"Hopefully we can get it done ASAP and be ready to shoot next year," Taylor said in an email.

So best of luck to what would surely be one of the more insightful beer shows yet produced.

Speaking of beer shows: What to help another one become a reality? Lew Bryson would be the gregarious star of American Beer Blogger, should the project raise another $57,000 or so in the next 43 days. After an initial flurry of donations, interest has flagged a bit. Probably that's normal with this sort of thing. Go have a look and see if it's something you'd want to see on TV. I mean, how many times can you watch Sam Calagione in the same six episodes of Brewmasters? Just think of all those times you flip channels and finally settle on something about which you could not give a damn. And remember that if this project doesn't reach its fund-raising goal, then you never spent a dime.

Jesus and Rainbows: Beer writer Chuck Cook gets a peek, as he is wont to do, inside Orval's new brewhouse. You can see a few of his photos here, featuring super-groovy stained glass behind the brew kettles. Then you can go and read his whole Celebrator article online, for free.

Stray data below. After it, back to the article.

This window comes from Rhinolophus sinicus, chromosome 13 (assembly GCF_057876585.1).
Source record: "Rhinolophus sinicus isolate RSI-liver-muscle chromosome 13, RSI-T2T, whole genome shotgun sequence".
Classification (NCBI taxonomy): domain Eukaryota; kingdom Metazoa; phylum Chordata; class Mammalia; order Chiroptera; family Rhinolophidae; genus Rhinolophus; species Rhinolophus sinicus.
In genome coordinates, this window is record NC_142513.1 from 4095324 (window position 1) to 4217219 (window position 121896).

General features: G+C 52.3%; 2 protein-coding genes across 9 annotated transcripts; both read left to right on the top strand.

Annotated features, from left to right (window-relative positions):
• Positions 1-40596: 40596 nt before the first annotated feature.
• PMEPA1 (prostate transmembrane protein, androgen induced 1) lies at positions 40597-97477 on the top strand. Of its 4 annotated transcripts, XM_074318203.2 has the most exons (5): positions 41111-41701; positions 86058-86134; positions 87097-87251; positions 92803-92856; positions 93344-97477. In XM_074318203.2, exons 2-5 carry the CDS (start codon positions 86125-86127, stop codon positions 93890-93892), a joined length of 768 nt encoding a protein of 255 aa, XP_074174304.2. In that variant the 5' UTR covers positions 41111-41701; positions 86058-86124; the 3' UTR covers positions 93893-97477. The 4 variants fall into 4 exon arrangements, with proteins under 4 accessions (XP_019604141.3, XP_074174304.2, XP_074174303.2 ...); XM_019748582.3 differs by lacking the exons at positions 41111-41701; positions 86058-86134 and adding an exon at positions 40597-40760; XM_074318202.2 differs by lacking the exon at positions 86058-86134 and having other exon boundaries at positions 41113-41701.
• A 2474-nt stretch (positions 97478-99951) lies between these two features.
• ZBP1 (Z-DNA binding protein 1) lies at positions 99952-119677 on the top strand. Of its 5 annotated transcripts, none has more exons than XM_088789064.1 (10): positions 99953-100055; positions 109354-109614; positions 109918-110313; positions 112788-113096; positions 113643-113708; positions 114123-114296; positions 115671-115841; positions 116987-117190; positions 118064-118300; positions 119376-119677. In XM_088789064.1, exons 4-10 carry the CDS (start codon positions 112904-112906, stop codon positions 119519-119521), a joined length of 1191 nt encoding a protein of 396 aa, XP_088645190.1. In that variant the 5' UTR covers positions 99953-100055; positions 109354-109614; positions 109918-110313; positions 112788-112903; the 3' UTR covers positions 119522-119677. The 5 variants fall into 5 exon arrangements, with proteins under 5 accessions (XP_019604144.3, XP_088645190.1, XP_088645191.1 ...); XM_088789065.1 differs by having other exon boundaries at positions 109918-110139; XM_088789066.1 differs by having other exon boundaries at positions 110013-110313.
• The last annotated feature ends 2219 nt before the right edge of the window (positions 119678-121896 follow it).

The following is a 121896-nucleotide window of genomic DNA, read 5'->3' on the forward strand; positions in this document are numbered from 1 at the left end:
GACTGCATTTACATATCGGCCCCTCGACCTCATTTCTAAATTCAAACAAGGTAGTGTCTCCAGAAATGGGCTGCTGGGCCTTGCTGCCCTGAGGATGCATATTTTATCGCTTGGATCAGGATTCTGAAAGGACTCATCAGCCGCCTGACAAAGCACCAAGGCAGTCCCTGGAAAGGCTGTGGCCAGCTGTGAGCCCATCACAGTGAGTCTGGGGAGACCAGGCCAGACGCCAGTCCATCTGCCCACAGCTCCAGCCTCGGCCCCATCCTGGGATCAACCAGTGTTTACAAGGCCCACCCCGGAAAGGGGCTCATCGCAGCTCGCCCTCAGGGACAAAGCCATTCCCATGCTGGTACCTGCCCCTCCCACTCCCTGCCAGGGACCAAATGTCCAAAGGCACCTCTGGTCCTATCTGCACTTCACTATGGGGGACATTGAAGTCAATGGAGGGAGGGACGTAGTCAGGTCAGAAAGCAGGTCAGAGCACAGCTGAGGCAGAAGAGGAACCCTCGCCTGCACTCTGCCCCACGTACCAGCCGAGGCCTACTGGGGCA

Some of the interesting bits: Chuck says that both the dry-hopping and Brettanomyces yeast addition take place in the secondary fermenters. I had long been under the impression that the Brett went in only at bottling... The difference would be more time for that funky Brett character to develop before the bottle goes to market (though another year or two in your cellar certainly doesn't hurt). Chuck also says that some of hops for the dry-hopping hail from Washington state's Yakima Valley, although he doesn't say which variety. The brewing hops are German Hallertauer Hersbrucker and French Strisselspalt. So, noble and spicy.

Finally -- and I think this is seriously, seriously cool -- the brewery has rebuilt its recipe for Petit Orval, available only in the Guardian Angel brewery tap. Previously a pleasant but watered-down 3.5% version of Orval, it's now up to 4.5% abv with greater hop additions for bitterness and aroma, Chuck reports. And it's on draft only at the café.

I've just kicked that to near the top of my Thirsty Pilgrimage bucket list.